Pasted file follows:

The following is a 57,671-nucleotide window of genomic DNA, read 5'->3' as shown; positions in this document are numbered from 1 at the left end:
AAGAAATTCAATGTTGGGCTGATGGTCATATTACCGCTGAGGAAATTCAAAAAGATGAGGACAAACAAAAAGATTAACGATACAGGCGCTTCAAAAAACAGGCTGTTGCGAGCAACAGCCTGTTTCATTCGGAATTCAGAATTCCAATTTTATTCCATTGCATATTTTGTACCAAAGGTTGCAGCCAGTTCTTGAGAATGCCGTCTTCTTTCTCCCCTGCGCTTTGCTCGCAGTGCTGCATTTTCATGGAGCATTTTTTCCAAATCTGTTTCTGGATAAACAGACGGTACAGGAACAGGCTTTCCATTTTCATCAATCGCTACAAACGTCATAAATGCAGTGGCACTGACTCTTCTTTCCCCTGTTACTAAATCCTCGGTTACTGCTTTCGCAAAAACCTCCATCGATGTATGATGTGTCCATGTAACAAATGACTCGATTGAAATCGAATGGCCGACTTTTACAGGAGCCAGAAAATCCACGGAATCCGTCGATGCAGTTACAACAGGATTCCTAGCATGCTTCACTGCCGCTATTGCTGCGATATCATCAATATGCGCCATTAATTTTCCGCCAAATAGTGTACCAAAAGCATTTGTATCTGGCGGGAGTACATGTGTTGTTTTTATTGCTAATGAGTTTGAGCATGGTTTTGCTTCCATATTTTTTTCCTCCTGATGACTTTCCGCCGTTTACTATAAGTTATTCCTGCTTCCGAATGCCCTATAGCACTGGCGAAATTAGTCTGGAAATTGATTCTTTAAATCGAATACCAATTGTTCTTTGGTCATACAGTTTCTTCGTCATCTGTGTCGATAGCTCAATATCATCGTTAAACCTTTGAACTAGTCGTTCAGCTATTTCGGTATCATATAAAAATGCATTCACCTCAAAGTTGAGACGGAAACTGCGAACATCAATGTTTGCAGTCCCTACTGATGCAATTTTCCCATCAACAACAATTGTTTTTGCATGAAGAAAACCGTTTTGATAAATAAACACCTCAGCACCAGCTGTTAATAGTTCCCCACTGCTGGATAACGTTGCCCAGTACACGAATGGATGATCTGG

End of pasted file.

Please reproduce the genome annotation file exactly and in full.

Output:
The following is a 57,671-nucleotide window of genomic DNA, read 5'->3' as shown; positions in this document are numbered from 1 at the left end:
AAGAAATTCAATGTTGGGCTGATGGTCATATTACCGCTGAGGAAATTCAAAAAGATGAGGACAAACAAAAAGATTAACGATACAGGCGCTTCAAAAAACAGGCTGTTGCGAGCAACAGCCTGTTTCATTCGGAATTCAGAATTCCAATTTTATTCCATTGCATATTTTGTACCAAAGGTTGCAGCCAGTTCTTGAGAATGCCGTCTTCTTTCTCCCCTGCGCTTTGCTCGCAGTGCTGCATTTTCATGGAGCATTTTTTCCAAATCTGTTTCTGGATAAACAGACGGTACAGGAACAGGCTTTCCATTTTCATCAATCGCTACAAACGTCATAAATGCAGTGGCACTGACTCTTCTTTCCCCTGTTACTAAATCCTCGGTTACTGCTTTCGCAAAAACCTCCATCGATGTATGATGTGTCCATGTAACAAATGACTCGATTGAAATCGAATGGCCGACTTTTACAGGAGCCAGAAAATCCACGGAATCCGTCGATGCAGTTACAACAGGATTCCTAGCATGCTTCACTGCCGCTATTGCTGCGATATCATCAATATGCGCCATTAATTTTCCGCCAAATAGTGTACCAAAAGCATTTGTATCTGGCGGGAGTACATGTGTTGTTTTTATTGCTAATGAGTTTGAGCATGGTTTTGCTTCCATATTTTTTTCCTCCTGATGACTTTCCGCCGTTTACTATAAGTTATTCCTGCTTCCGAATGCCCTATAGCACTGGCGAAATTAGTCTGGAAATTGATTCTTTAAATCGAATACCAATTGTTCTTTGGTCATACAGTTTCTTCGTCATCTGTGTCGATAGCTCAATATCATCGTTAAACCTTTGAACTAGTCGTTCAGCTATTTCGGTATCATATAAAAATGCATTCACCTCAAAGTTGAGACGGAAACTGCGAACATCAATGTTTGCAGTCCCTACTGATGCAATTTTCCCATCAACAACAATTGTTTTTGCATGAAGAAAACCGTTTTGATAAATAAACACCTCAGCACCAGCTGTTAATAGTTCCCCACTGCTGGATAACGTTGCCCAGTACACGAATGGATGATCTGG